Light always plays a starring role in Dupoux’s productions. At Quo club in New York, his ‘urban tropicalism’ theme, represented by pebble wall finishes and Plexiglas bars containing poured sand, is enhanced by the $150 000 (£79 000) lighting system. Developed with RS Lighting, rainbow-hued water columns and audio-linked wall panels change colour, image and intensity in time with the music.

Cocoon, owned by Eclipse Ventures, brings Dupoux’s ‘nature goes pop’ vision to the UK. ‘I’m striving for a representation of the butterfly cocoon and birth,’ he says. ‘Everything is related to that: the shape of the layout, the stone wall framing the windows signifying the outside, the petals encased below glass for table tops, the moss green carpet, green-tinged bamboo floors and the illuminated bar in the centre, which is the nucleus and source of light.’

The scheme is an inspired solution to a long, narrow arching space. Curved walls create a series of enclosures. Patrons arrive in the ‘hatching room’ furnished with a reception desk fashioned from driftwood found in the Everglades and swinging bespoke ‘cocoon’ chairs – an organic Dupoux take on 1960s classics, Eero Aarnio’s Bubble Chair and Achille Castiglioni’s Arco lamp. ‘We couldn’t attach them to the ceiling because we had to insulate it for sound purposes. So instead, they’ll hang like leaves from big stems sprouting from the floor,’ he explains.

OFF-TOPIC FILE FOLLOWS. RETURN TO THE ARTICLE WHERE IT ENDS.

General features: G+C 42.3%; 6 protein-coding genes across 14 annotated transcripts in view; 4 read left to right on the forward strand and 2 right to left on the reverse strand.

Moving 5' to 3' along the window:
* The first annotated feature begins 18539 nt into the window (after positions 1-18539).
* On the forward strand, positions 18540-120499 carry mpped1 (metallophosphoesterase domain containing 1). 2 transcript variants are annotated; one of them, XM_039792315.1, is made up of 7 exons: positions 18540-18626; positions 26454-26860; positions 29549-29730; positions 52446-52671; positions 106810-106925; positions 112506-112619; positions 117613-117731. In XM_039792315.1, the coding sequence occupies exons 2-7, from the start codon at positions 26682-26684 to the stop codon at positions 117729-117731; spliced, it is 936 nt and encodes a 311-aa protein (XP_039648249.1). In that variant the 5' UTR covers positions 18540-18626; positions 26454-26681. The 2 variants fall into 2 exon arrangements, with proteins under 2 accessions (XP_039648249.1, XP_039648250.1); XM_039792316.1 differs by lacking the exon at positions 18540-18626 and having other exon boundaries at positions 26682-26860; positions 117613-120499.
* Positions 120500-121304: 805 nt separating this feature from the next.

Orange vinyl walls twinkle with tiny fibre-optic lights, and deep coral silk Aqua Gallery creations by Israeli lighting designer Ayala Serfaty crown each mini-cocoon. ‘I rarely use pieces by other people,’ says Dupoux, ‘but these were exactly what I wanted. I designed the shape and they made them for us.’

The circular bar, constructed from panels of shattered glass chips embedded in resin, emits a radiant glow. ‘It will have the capacity to change colour. I don’t like that effect but it’s very fashionable,’ he says. ‘Design is like selling a painting; you can suggest a frame, but ultimately the client can do what they like and you have to walk away.’ Spoken like a true professional.

For his next project, Dupoux designed a chain of diamond stores for Oman, Dubai and the Emirates. Renderings show giant diamond-shaped glass cases for displaying the gems.

Meanwhile, stateside, a second Cielo is destined for San Francisco, there’s a restaurant at the MGM Mirage in Las Vegas, and a Buddha Bar in New York. ‘There will be a 9m living wall with real moss and orchids and a 5m Buddha, beneath a huge 15m by 12m skylight by my friend from IM Pei Architects. It will have an interior lagoon and a dining platform on stilts, it’s an unreal space,’ he enthuses. There is also a hotel concept in the pipeline, but he’s sworn to secrecy. Until then, wherever Dupoux is, you can bet life’s a beach.